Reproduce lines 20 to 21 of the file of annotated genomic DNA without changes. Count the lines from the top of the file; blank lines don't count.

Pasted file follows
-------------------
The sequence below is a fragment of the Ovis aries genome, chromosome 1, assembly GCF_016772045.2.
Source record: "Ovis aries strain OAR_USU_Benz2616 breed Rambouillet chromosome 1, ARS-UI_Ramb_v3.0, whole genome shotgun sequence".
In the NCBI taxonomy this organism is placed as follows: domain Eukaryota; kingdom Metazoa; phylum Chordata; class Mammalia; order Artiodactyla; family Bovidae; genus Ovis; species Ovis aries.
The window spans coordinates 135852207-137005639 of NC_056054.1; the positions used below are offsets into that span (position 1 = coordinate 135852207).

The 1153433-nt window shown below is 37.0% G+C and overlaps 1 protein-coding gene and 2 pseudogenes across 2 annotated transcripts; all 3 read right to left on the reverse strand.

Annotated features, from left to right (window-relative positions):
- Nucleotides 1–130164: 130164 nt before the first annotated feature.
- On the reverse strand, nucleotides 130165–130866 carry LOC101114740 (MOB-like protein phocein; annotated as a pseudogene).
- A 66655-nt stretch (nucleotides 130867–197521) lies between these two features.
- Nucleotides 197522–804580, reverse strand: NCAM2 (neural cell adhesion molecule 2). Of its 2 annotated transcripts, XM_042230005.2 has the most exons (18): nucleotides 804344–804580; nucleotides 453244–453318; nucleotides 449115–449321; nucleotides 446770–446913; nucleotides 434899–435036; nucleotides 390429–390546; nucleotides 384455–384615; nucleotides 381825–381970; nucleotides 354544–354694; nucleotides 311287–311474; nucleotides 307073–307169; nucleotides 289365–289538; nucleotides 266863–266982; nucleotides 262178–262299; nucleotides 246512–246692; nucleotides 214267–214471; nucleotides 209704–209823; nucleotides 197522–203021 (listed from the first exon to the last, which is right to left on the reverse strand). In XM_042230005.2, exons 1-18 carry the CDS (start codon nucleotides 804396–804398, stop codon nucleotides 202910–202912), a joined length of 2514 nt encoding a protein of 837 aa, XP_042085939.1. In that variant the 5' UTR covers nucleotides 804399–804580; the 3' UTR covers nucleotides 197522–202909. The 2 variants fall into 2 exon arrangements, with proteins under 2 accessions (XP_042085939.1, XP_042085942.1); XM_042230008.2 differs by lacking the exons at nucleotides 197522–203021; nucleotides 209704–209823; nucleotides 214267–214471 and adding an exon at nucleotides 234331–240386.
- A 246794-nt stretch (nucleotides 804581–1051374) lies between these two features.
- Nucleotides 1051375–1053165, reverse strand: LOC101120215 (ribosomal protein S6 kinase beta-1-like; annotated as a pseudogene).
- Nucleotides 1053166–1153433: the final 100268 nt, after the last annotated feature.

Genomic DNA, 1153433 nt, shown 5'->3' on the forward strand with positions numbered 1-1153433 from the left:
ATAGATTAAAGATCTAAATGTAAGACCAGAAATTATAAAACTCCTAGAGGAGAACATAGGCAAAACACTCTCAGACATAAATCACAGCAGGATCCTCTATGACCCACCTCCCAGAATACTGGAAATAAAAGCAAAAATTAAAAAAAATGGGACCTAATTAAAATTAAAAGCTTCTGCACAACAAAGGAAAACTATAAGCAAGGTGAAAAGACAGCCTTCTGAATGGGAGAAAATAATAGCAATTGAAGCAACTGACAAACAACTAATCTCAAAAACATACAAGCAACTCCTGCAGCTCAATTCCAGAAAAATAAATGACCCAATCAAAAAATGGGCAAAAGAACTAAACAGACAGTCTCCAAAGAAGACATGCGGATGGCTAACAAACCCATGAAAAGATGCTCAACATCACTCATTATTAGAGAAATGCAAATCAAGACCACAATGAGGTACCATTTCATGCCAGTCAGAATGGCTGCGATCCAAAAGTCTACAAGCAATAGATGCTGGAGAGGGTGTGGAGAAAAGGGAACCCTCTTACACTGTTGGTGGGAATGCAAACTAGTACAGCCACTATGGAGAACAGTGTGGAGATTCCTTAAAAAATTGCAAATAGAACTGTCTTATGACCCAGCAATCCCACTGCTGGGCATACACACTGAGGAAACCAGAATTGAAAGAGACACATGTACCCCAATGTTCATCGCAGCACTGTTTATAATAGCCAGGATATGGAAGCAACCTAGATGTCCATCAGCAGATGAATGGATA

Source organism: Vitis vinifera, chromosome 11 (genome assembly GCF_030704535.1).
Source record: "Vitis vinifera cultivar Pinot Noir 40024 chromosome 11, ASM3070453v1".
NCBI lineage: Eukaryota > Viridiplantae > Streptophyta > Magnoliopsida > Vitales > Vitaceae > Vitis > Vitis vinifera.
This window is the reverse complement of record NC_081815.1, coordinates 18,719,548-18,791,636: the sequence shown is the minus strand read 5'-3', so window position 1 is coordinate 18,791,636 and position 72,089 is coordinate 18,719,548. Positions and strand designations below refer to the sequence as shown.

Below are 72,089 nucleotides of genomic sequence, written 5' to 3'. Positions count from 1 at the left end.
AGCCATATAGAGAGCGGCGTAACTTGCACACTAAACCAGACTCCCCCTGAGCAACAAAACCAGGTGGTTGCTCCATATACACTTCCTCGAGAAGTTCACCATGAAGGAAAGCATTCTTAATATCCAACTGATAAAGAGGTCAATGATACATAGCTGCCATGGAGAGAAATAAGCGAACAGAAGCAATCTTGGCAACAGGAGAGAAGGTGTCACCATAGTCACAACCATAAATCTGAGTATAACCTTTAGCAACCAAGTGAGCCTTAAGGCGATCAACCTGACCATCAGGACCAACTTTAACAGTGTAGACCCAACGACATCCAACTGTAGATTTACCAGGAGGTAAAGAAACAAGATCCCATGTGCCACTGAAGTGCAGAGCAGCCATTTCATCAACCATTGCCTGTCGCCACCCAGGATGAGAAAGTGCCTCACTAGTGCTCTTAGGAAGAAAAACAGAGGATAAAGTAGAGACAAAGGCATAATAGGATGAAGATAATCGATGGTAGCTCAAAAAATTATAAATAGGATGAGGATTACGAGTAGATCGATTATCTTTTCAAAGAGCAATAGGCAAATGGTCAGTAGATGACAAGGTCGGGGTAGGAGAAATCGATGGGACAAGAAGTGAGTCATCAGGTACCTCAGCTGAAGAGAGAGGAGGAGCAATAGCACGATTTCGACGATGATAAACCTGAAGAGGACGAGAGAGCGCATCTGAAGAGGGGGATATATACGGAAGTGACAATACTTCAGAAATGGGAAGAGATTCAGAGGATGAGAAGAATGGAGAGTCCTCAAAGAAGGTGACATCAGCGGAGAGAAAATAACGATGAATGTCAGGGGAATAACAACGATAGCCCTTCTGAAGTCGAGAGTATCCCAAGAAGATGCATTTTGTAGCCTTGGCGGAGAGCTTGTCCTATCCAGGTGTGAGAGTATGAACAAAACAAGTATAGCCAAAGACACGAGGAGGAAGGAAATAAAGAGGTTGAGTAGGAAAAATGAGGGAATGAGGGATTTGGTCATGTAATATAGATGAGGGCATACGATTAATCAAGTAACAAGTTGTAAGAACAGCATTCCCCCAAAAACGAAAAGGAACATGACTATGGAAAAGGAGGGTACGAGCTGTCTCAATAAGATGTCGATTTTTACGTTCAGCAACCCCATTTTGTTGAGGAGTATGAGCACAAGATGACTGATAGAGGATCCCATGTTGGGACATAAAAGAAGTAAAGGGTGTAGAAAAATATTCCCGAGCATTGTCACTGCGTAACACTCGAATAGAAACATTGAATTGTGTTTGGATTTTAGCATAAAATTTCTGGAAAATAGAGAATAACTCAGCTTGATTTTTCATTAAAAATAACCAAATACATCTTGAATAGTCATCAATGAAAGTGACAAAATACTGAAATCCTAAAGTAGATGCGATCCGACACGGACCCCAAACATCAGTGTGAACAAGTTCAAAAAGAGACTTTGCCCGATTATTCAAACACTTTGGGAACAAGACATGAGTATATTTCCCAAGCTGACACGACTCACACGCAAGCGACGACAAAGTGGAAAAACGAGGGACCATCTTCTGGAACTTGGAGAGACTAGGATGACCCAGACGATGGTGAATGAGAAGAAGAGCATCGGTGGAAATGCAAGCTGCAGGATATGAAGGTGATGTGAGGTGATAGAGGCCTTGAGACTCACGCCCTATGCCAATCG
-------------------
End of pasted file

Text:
Below are 72,089 nucleotides of genomic sequence, written 5' to 3'. Positions count from 1 at the left end.
AGCCATATAGAGAGCGGCGTAACTTGCACACTAAACCAGACTCCCCCTGAGCAACAAAACCAGGTGGTTGCTCCATATACACTTCCTCGAGAAGTTCACCATGAAGGAAAGCATTCTTAATATCCAACTGATAAAGAGGTCAATGATACATAGCTGCCATGGAGAGAAATAAGCGAACAGAAGCAATCTTGGCAACAGGAGAGAAGGTGTCACCATAGTCACAACCATAAATCTGAGTATAACCTTTAGCAACCAAGTGAGCCTTAAGGCGATCAACCTGACCATCAGGACCAACTTTAACAGTGTAGACCCAACGACATCCAACTGTAGATTTACCAGGAGGTAAAGAAACAAGATCCCATGTGCCACTGAAGTGCAGAGCAGCCATTTCATCAACCATTGCCTGTCGCCACCCAGGATGAGAAAGTGCCTCACTAGTGCTCTTAGGAAGAAAAACAGAGGATAAAGTAGAGACAAAGGCATAATAGGATGAAGATAATCGATGGTAGCTCAAAAAATTATAAATAGGATGAGGATTACGAGTAGATCGATTATCTTTTCAAAGAGCAATAGGCAAATGGTCAGTAGATGACAAGGTCGGGGTAGGAGAAATCGATGGGACAAGAAGTGAGTCATCAGGTACCTCAGCTGAAGAGAGAGGAGGAGCAATAGCACGATTTCGACGATGATAAACCTGAAGAGGACGAGAGAGCGCATCTGAAGAGGGGGATATATACGGAAGTGACAATACTTCAGAAATGGGAAGAGATTCAGAGGATGAGAAGAATGGAGAGTCCTCAAAGAAGGTGACATCAGCGGAGAGAAAATAACGATGAATGTCAGGGGAATAACAACGATAGCCCTTCTGAAGTCGAGAGTATCCCAAGAAGATGCATTTTGTAGCCTTGGCGGAGAGCTTGTCCTATCCAGGTGTGAGAGTATGAACAAAACAAGTATAGCCAAAGACACGAGGAGGAAGGAAATAAAGAGGTTGAGTAGGAAAAATGAGGGAATGAGGGATTTGGTCATGTAATATAGATGAGGGCATACGATTAATCAAGTAACAAGTTGTAAGAACAGCATTCCCCCAAAAACGAAAAGGAACATGACTATGGAAAAGGAGGGTACGAGCTGTCTCAATAAGATGTCGATTTTTACGTTCAGCAACCCCATTTTGTTGAGGAGTATGAGCACAAGATGACTGATAGAGGATCCCATGTTGGGACATAAAAGAAGTAAAGGGTGTAGAAAAATATTCCCGAGCATTGTCACTGCGTAACACTCGAATAGAAACATTGAATTGTGTTTGGATTTTAGCATAAAATTTCTGGAAAATAGAGAATAACTCAGCTTGATTTTTCATTAAAAATAACCAAATACATCTTGAATAGTCATCAATGAAAGTGACAAAATACTGAAATCCTAAAGTAGATGCGATCCGACACGGACCCCAAACATCAGTGTGAACAAGTTCAAAAAGAGACTTTGCCCGATTATTCAAACACTTTGGGAACAAGACATGAGTATATTTCCCAAGCTGACACGACTCACACGCAAGCGACGACAAAGTGGAAAAACGAGGGACCATCTTCTGGAACTTGGAGAGACTAGGATGACCCAGACGATGGTGAATGAGAAGAAGAGCATCGGTGGAAATGCAAGCTGCAGGATATGAAGGTGATGTGAGGTGATAGAGGCCTTGAGACTCACGCCCTATGCCAATCG